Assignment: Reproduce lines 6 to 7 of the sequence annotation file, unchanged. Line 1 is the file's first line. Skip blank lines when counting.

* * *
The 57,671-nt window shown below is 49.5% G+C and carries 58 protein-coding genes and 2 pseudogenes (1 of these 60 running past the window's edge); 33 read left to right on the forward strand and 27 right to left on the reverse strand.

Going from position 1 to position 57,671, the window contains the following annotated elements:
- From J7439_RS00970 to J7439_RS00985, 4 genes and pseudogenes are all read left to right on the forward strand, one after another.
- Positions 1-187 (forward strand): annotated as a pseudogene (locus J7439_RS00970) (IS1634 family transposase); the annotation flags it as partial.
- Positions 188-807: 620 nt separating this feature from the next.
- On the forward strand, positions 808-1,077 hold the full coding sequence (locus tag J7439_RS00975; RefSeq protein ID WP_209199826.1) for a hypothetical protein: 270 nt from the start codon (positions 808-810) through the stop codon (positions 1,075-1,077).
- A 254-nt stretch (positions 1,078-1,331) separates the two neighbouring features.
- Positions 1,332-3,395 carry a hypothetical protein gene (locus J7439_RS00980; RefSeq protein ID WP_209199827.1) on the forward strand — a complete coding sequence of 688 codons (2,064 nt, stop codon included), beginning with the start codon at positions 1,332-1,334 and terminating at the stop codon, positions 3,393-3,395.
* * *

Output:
- On the forward strand, positions 808-1,077 hold the full coding sequence (locus tag J7439_RS00975; RefSeq protein ID WP_209199826.1) for a hypothetical protein: 270 nt from the start codon (positions 808-810) through the stop codon (positions 1,075-1,077).
- A 254-nt stretch (positions 1,078-1,331) separates the two neighbouring features.